Our study showed no statistically significant relationships between DN and sex; however, United States Renal Data System annual [18] showed only a slight male predominance with a male-to-female incidence ratio of ESRD from DN of 1.1 : 1.

In our results, diabetic patient groups showed a significant increase in BMI when compared with control group and group IV; moreover, T2D patients without albuminuria showed a significant increase in BMI as compared with T2D patients with albuminuria. In agreement with our results, Kim et al. [19] found that BMI was significantly increased in T2D patient groups when compared with the control group.

The present study showed that in T2D patients with albuminuria there is a significant increase in the duration of diabetes when compared with T2D patients without albuminuria. Duration of diabetes is a very important factor in the development of DN as demonstrated in several studies such as that of Rudberg et al. [20], who reported that the longer the duration of diabetes, the higher the frequency of DN in a study of adolescents with a mean duration of disease of 10.9 years; they found that the duration of disease was an important factor in the overall severity of glomerulopathy. Overt nephropathy caused by glomerulosclerosis first appears 10–15 years after the onset of IDDM and after 5–10 years in patients with non-insulin-dependent diabetes mellitus.

The current study showed a significant increase in FPG, PPG, and HbA1c in T2D patients with albuminuria when compared with T2D without albuminuria. In addition, there is a significant increase in FPG, PPG, and HbA1c in the diabetic group without albuminuria when compared with the control group and group IV. This is in agreement with the study of Kumar et al. [21], who studied the correlation of DN and HbA1c in newly diagnosed T2D patients and found that mean FPG levels and HbA1c of population with macroalbuminuria and microalbuminuria were higher as compared with the population without albuminuria, and correlation was found to be extremely significant; this shows that FPG and HbA1c are positively associated with the incidence of DN in the population. Such findings support that the lack of tight glycemic control is a risk factor for developing diabetic complications such as DN, and the lower the HbA1c value obtained the lower the risk for development of microalbuminuria as Fraser and Phillips [22] show similar results.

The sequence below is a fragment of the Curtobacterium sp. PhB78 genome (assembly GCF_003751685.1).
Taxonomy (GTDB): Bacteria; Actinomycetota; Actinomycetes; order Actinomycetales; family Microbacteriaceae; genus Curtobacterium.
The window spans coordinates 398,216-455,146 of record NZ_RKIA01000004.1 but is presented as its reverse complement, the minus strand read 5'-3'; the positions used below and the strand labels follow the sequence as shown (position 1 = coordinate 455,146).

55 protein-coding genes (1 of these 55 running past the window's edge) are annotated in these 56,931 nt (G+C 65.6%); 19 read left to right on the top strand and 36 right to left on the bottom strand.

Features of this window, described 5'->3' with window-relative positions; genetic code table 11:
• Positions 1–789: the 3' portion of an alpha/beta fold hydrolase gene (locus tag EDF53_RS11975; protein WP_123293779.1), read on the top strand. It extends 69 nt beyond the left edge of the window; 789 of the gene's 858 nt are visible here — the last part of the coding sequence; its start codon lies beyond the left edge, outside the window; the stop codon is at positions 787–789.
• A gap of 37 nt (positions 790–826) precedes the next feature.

Regarding our results, serum creatinine level showed only a significant increase in T2D patients with albuminuria when compared with the control group. Similar to our results, Kumar et al. [21] found that mean serum creatinine levels of populations with macroalbuminuria and microalbuminuria were higher as compared with the population without albuminuria, and the correlation was found to be extremely significant. This shows that serum creatinine is positively associated with the incidence of DN in the population.

In the present study, serum zinc level showed a significant decrease when T2D patients without albuminuria and T2D with albuminuria were compared with the control group. Similar to our results, the results of Al-Timimi et al. [7] showed that zinc deficiency often occurs in patients with diabetes. Therefore, the relationship between zinc status and progression of nephropathy in diabetes appears obviously.

Our results show that there is a significant decrease in serum zinc level among diabetic groups than in other groups. In T2D patients with albuminuria, the decrease in their serum zinc level was more when compared with its level in T2D patients without albuminuria. The study by Parham et al. [6] shows that although several factors are involved in the genesis of DN, low zinc status appears to contribute to the diabetes-associated renal injury and is in agreement with the study by Al-Timimi et al. [7], which shows that significantly low levels of serum zinc were observed in diabetic patients as compared with nondiabetic controls. The present study shows that serum zinc levels show a significant decrease in T2D patients with albuminuria compared with diabetic patients without albuminuria. This means that diabetic patients with low serum zinc level have a greater risk for developing DN in the future than those who have normal serum zinc level, and shows that measurement of serum zinc levels may be considered medically necessary in diabetic patients and might be used as a marker of nephropathy in concomitants with other nephropathy detection markers. Little is known, however, about the utility of serum zinc level in the assessment of nephropathy in diabetic patients.

Our study shows that there is a significant decrease in serum zinc level in patients with CKD and not diabetics. This is in agreement with the study by Yilmaz et al. [23], which shows decreased plasma zinc in CKD patients. In contrast to our study, Smythe et al. [24] found no significant difference in tissue concentrations of zinc between healthy controls and patients with CKD.


  Conclusion Top


On the basis of our results, we concluded that DM patients with albuminuria showed a decrease in serum zinc levels compared with nonalbuminuric diabetic and nondiabetic CKD patients. These results suggested that diabetic patients with decreased serum zinc level are at a high risk for developing DN, and serum zinc levels could be useful markers in early detection of albuminuric DN in T2D mellitus patients.

Financial support and sponsorship

Nil.

Conflicts of interest

There are no conflicts of interest.



 
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  [Table 1], [Table 2], [Table 3], [Table 4]